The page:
Here's where things take a turn. I returned from school that day, still on a high over getting the last stage seat, with the intention of further researching stage seats and their awesomeness. I went back to my confirmation email to go to the theatre website and check out some shots of the stage when I saw it--in my crazy, sleep deprived excitement, I've somehow managed to purchase a ticket to the BROADWAY version rather than the TOUR version, quite possibly the biggest OOPS I've ever singlehandedly been responsible for. I kid you not, folks, I managed to accidentally spend $50 on a ticket to NY instead of FL, the complete opposite pole of the country!

After a day of freaking out, re-reading things over and over trying to make it somehow have been an error in reading rather than an error in judjment, it's clear the mistake is mine. This day is followed by another crazy day where I immediately post the ticket for sale, drive home for Thanksgiving break, and somehow decide in that 2 hour drive that it is reasonable for me to just fly to NY instead. Ha. So I went back, threw out an apology, and stated that I was going to try to go to the show. Two days and two angry parents later, I decided that really, going to NYC alone in December is probably not the best plan for me. I legitimately gave up on going to NYC and set out to sell the ticket (which, btw, hasn't gotten me very far--any takers??)

At this point I've wasted $50, proved to my parents that I am more crazy than they already knew, and had within my grasp and lost a pretty amazing seat. I don't give up so easily. I decided the simple solution was to sell the NYC ticket and purchase a ticket to Tampa for real this time. Slight problem--all of the good seats in Tampa are gone, and having had a stage seat in my hand, as well as my original rationalizing being that I could go if I had a great seat, it hardly seems worth it. So I dive into backup mode: I started thinking about futher off shows that have good seats left or have yet to go on sale, and what times of the year I have time off where I would be able to travel to see this show (And here I recognize another way Hanson has spoiled me--I now have a craving to constantly be up close and personal at shows). Spring break seems the most reasonable, and I find that the show will be in Cleveland, OH over my spring break.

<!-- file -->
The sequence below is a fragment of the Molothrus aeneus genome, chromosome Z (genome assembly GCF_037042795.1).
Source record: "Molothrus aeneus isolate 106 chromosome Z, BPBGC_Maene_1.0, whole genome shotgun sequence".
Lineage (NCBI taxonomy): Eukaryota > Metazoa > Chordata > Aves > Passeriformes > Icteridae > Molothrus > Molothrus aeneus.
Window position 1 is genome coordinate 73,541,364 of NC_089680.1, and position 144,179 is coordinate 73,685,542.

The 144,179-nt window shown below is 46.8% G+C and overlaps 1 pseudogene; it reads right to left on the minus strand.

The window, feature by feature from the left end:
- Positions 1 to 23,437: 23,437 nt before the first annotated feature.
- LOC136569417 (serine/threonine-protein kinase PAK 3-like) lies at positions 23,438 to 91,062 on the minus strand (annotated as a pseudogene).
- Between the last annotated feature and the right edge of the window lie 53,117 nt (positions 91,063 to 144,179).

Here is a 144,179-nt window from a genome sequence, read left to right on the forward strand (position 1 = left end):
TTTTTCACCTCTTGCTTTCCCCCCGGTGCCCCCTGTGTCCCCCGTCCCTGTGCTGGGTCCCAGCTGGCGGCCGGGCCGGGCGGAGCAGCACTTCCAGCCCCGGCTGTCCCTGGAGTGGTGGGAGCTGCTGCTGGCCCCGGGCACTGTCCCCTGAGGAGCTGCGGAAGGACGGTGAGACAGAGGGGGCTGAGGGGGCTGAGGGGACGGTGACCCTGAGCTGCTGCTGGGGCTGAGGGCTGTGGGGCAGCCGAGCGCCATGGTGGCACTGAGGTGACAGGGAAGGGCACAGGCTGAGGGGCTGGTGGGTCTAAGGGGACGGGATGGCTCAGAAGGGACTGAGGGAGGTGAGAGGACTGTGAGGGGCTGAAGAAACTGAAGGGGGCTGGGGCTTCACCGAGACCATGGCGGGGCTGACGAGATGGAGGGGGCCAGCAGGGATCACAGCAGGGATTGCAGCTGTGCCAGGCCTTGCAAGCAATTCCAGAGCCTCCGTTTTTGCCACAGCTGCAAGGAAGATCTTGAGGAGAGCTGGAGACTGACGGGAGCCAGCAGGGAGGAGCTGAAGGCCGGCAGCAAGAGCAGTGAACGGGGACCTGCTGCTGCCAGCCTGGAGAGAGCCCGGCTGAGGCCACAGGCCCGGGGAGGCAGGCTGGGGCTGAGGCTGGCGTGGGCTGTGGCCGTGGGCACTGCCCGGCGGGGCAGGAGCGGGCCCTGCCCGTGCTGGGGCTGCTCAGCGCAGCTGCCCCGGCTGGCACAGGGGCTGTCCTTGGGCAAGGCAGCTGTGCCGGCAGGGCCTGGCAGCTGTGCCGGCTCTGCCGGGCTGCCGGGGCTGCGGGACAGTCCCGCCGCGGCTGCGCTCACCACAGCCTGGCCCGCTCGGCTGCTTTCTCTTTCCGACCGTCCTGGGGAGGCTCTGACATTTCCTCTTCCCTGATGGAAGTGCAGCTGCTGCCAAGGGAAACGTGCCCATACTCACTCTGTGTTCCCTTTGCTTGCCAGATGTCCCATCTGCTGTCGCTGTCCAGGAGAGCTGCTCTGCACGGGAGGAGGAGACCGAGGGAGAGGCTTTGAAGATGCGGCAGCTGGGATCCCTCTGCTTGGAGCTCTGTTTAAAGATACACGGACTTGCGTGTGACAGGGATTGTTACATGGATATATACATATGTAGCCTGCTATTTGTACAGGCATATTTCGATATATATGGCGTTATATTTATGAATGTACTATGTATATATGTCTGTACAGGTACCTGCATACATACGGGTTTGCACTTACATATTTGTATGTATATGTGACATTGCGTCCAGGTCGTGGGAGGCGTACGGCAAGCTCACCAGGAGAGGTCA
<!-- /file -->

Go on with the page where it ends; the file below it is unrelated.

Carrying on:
Again, I decided if I could get an amazing seat, the trip would be worth it. After doing lots of research into the whole on-stage seating setup, I think I've got a good idea of what the best seats are. So lo and behold, I pull up on-stage tickets for Cleveland, and I somehow managed to pull up the exact ticket I had more or less idolizing in my head and seeing as unattainable, the one that in my opinion (speculation, of course, since I haven't experienced it) is the best seat on stage and elsewhere, for that matter. This seat is front row and the absolute closest to the front of the stage. After a little more cautious investigation this time, I finally do have a truly amazing seat and a more reasonable plan (though I do still have a NYC ticket I need to get rid of!!). Cleveland, here I come!

Here is a seating chart:

The seat I have now is AA4. And for swooning purposes, I just have to add that AA2 is where the lovely Kyle Riabko will be sitting (that is, when he's not wowing the audience on the actual stage, which is most of the time I'm sure). The seat I originally had for NYC was AA13. Translation--significant upgrade, and all is well again.

End Note: No worries, this is still a Hanson blog; don't expect this to be a regular occurrence. In March, though...expect some swoonage. Also, anyone wanna roadtrip, Hmm? March 6th?